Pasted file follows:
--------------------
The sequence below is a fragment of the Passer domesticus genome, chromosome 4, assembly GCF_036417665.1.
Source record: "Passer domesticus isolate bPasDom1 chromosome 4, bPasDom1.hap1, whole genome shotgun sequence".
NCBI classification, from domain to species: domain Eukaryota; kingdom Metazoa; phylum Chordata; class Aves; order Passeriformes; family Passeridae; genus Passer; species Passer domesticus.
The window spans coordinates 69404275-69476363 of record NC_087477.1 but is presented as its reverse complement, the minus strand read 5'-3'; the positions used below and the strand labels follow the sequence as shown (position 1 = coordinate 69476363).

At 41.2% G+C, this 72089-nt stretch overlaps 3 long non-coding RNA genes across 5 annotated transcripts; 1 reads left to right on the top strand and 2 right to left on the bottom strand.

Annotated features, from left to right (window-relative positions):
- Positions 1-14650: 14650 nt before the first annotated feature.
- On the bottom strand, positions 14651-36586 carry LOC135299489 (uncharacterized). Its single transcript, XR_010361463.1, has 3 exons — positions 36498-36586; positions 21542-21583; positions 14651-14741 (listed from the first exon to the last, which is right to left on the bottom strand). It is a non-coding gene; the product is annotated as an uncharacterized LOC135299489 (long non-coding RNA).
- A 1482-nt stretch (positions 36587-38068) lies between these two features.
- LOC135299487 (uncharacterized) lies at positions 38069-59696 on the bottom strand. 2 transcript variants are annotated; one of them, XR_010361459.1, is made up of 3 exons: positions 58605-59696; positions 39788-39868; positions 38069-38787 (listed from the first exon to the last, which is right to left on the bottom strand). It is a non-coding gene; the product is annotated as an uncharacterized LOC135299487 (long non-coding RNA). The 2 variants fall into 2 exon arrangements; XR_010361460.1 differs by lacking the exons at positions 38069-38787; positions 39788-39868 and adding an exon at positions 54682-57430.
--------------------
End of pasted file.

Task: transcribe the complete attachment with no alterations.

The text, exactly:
The sequence below is a fragment of the Passer domesticus genome, chromosome 4, assembly GCF_036417665.1.
Source record: "Passer domesticus isolate bPasDom1 chromosome 4, bPasDom1.hap1, whole genome shotgun sequence".
NCBI classification, from domain to species: domain Eukaryota; kingdom Metazoa; phylum Chordata; class Aves; order Passeriformes; family Passeridae; genus Passer; species Passer domesticus.
The window spans coordinates 69404275-69476363 of record NC_087477.1 but is presented as its reverse complement, the minus strand read 5'-3'; the positions used below and the strand labels follow the sequence as shown (position 1 = coordinate 69476363).

At 41.2% G+C, this 72089-nt stretch overlaps 3 long non-coding RNA genes across 5 annotated transcripts; 1 reads left to right on the top strand and 2 right to left on the bottom strand.

Annotated features, from left to right (window-relative positions):
- Positions 1-14650: 14650 nt before the first annotated feature.
- On the bottom strand, positions 14651-36586 carry LOC135299489 (uncharacterized). Its single transcript, XR_010361463.1, has 3 exons — positions 36498-36586; positions 21542-21583; positions 14651-14741 (listed from the first exon to the last, which is right to left on the bottom strand). It is a non-coding gene; the product is annotated as an uncharacterized LOC135299489 (long non-coding RNA).
- A 1482-nt stretch (positions 36587-38068) lies between these two features.
- LOC135299487 (uncharacterized) lies at positions 38069-59696 on the bottom strand. 2 transcript variants are annotated; one of them, XR_010361459.1, is made up of 3 exons: positions 58605-59696; positions 39788-39868; positions 38069-38787 (listed from the first exon to the last, which is right to left on the bottom strand). It is a non-coding gene; the product is annotated as an uncharacterized LOC135299487 (long non-coding RNA). The 2 variants fall into 2 exon arrangements; XR_010361460.1 differs by lacking the exons at positions 38069-38787; positions 39788-39868 and adding an exon at positions 54682-57430.